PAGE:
The aim of the RaspEink project is to drive a small e-Paper display with a Raspberry Pi. Such a display can be used for many purposes. Here we will create a status display for FHEM, a well known home automation software.
- Raspberry Pi Model B
- 2.7 inch E-Paper display from Embedded Artists
- Raspian linux from official source
- FHEM home automation software
- Perl, required to run FHEM
- Python for extraction of data from logfile and generation of a bitmap
- The driver used to send bitmap to display.
The central piece of software is the Python program (piper.py). It processes the FHEM logfiles and extracts all required information (temperatures, valve positions, humidity and burner status). It then creates a bitmap from this information and saves it to a file. The driver, written in C, loads the BMP and sends it to the display through SPI. A cron job executes the two programs sequentially every 5-minutes.
Step 1: Setup the Hardware and test it
Follow the steps from the following article first to install and test the display driver: Projets:Perso:2013:RaspEink
Step 2: Install and set up FHEM
There are numerous guides on how to install FHEM on a Raspberry Pi. Here is one example: to Home Automation with Raspberry Pi
One FHEM is running, you can set up your heating system. My system consists of 3xFHT thermostats for the rooms + acutators for the radiators, one S300 TH for measuring external temperature and humidity and a radio-controlled 220V switch FS20 for activating the control line of the heater itself. You can have a look at my  for inspiration.
Step 3: Adapt piper.py to your needs
Download the complete RaspEinkFhem archive including piper.py here.
Piper.py uses a number of variables to adapt to your FHEM installation:
Path to the fhem log files. Don't forget the "/" at the end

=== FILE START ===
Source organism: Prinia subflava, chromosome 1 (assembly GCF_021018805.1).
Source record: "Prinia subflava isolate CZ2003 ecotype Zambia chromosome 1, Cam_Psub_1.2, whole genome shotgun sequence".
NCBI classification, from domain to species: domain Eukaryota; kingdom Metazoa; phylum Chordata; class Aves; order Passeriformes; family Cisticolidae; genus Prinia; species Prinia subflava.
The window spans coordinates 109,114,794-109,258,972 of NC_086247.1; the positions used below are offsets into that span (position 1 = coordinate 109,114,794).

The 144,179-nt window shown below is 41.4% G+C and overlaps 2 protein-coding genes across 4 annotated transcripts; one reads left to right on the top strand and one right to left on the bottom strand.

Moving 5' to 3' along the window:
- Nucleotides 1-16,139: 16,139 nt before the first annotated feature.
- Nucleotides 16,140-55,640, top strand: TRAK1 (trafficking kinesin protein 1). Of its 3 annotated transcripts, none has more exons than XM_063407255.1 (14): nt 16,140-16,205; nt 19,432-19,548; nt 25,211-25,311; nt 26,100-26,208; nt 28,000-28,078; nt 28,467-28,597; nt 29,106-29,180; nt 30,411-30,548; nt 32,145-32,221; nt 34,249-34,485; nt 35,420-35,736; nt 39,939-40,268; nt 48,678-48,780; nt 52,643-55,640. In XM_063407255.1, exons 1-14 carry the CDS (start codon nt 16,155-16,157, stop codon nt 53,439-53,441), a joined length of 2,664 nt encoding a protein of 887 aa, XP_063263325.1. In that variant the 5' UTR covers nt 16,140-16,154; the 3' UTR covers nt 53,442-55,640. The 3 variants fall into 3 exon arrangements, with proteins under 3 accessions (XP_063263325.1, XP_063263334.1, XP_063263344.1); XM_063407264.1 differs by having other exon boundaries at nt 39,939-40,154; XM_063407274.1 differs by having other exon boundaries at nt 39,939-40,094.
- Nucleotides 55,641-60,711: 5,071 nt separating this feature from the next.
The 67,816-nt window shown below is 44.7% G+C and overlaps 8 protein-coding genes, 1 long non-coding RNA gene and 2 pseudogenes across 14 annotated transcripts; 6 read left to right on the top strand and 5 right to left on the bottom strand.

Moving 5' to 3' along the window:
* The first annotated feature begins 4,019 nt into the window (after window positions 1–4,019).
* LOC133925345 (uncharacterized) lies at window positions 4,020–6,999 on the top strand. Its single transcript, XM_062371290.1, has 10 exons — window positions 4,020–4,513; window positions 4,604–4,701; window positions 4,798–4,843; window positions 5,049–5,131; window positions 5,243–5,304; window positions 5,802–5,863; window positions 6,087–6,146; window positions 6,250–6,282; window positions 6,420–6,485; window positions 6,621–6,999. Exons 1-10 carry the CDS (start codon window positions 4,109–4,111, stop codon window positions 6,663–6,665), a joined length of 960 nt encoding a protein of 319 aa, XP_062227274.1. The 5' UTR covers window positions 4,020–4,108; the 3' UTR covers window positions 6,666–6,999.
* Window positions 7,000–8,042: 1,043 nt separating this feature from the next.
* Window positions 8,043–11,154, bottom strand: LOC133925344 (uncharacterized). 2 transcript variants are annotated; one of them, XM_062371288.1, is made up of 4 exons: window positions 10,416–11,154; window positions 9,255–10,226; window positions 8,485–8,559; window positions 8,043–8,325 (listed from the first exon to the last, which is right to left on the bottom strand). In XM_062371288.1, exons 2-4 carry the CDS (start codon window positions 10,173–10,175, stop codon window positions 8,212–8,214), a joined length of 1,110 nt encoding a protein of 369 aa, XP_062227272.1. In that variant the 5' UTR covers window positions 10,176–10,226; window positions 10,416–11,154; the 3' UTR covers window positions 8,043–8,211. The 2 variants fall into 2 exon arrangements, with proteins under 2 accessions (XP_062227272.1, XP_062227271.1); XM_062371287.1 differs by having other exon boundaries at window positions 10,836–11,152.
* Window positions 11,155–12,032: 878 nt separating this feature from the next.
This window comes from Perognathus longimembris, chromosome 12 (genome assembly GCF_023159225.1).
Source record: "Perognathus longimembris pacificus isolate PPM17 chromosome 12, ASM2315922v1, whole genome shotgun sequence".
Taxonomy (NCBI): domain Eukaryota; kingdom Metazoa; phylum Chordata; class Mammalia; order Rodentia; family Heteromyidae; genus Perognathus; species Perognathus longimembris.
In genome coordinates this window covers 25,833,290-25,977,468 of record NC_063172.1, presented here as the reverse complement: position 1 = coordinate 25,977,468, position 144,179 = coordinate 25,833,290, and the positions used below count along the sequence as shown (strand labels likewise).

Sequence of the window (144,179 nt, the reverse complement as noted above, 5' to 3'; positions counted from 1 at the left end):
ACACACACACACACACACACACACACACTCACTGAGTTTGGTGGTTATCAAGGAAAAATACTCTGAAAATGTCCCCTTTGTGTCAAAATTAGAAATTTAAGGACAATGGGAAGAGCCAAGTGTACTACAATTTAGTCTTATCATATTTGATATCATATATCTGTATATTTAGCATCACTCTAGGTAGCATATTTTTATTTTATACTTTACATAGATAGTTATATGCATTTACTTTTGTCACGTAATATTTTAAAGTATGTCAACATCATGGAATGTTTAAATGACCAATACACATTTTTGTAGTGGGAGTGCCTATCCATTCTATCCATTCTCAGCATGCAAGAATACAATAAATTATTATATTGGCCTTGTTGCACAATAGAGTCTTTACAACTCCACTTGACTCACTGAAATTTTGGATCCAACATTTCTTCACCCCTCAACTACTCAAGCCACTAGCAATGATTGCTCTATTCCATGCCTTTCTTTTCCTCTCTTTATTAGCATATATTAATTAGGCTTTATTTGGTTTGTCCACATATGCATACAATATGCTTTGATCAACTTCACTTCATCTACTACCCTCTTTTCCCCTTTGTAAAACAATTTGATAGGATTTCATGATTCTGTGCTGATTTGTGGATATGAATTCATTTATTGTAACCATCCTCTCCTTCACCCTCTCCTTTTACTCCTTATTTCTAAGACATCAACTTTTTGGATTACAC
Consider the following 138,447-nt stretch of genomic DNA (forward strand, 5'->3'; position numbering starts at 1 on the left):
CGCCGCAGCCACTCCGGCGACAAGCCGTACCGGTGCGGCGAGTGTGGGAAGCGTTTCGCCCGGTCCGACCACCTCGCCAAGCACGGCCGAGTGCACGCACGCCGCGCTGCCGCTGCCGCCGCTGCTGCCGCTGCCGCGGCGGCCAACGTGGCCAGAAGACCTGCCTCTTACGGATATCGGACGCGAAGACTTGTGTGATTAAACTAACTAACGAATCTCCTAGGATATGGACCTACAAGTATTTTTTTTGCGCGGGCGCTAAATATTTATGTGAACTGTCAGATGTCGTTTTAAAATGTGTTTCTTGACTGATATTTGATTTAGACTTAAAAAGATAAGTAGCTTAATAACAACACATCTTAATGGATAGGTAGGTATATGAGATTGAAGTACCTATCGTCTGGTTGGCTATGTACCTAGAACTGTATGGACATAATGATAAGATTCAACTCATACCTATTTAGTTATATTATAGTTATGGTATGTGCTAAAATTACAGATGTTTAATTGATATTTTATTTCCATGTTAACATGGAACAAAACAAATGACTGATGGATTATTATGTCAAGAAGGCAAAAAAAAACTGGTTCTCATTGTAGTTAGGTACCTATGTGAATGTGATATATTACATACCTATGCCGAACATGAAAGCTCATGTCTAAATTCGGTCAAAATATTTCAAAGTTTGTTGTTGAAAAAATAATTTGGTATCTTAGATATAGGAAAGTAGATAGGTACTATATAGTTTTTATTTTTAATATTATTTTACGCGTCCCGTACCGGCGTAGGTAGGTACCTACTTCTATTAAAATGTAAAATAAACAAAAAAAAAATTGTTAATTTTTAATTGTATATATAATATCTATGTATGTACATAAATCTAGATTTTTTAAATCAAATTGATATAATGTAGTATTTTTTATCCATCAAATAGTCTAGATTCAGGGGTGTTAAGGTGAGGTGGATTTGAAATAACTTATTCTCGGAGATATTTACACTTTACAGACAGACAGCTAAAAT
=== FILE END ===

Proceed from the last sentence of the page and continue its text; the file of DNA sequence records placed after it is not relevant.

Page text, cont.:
log_path = "/opt/fhem/log/"
Names of the heating actuators (e.g. FHT). These have to match the room name of your logfile, e.g. chambre-2015.log.
exterior is the name of the exterior temperature probe (e.g. S300 TH) log file.
heater is the name of the switch (e.g. FS20) which activates the heating system.
room1 = "chambre" room2 = "sdb" room3 = "salon" exterior = "exterieur" heater= "Chauffage"
Next, define the öetters used to identify each room on the display:
symbol_room1 = "C" symbol_room2 = "B" symbol_room3 = "S" symbol_exterior = "X"
And lastly, the threshold values for the actuators, i.e. when do they switch on the heater (at 30% open) and when will they shut it down (at 20% open).
actuator_high_room1 = 30 actuator_low_room1 = 20 actuator_high_room2 = 30 actuator_low_room2 = 20 actuator_high_room3 = 30 actuator_low_room3 = 20
Step 4: Test piper.py
Run piper.py with:
It should create an output.bmp with the current readings.
Step 5: Setup cron
Cron can be used to periodically run piper.py to create the output.bmp followed by epaper to send the BMP to the display.
Here is what my cron looks like for executing the above every 5 minutes:
# m h dom mon dow command */5 * * * * python /home/pi/raspeink/piper.py && /home/pi/raspeink/epaper /home/pi/raspeink/output.bmp > /home/pi/raspeink/cron.log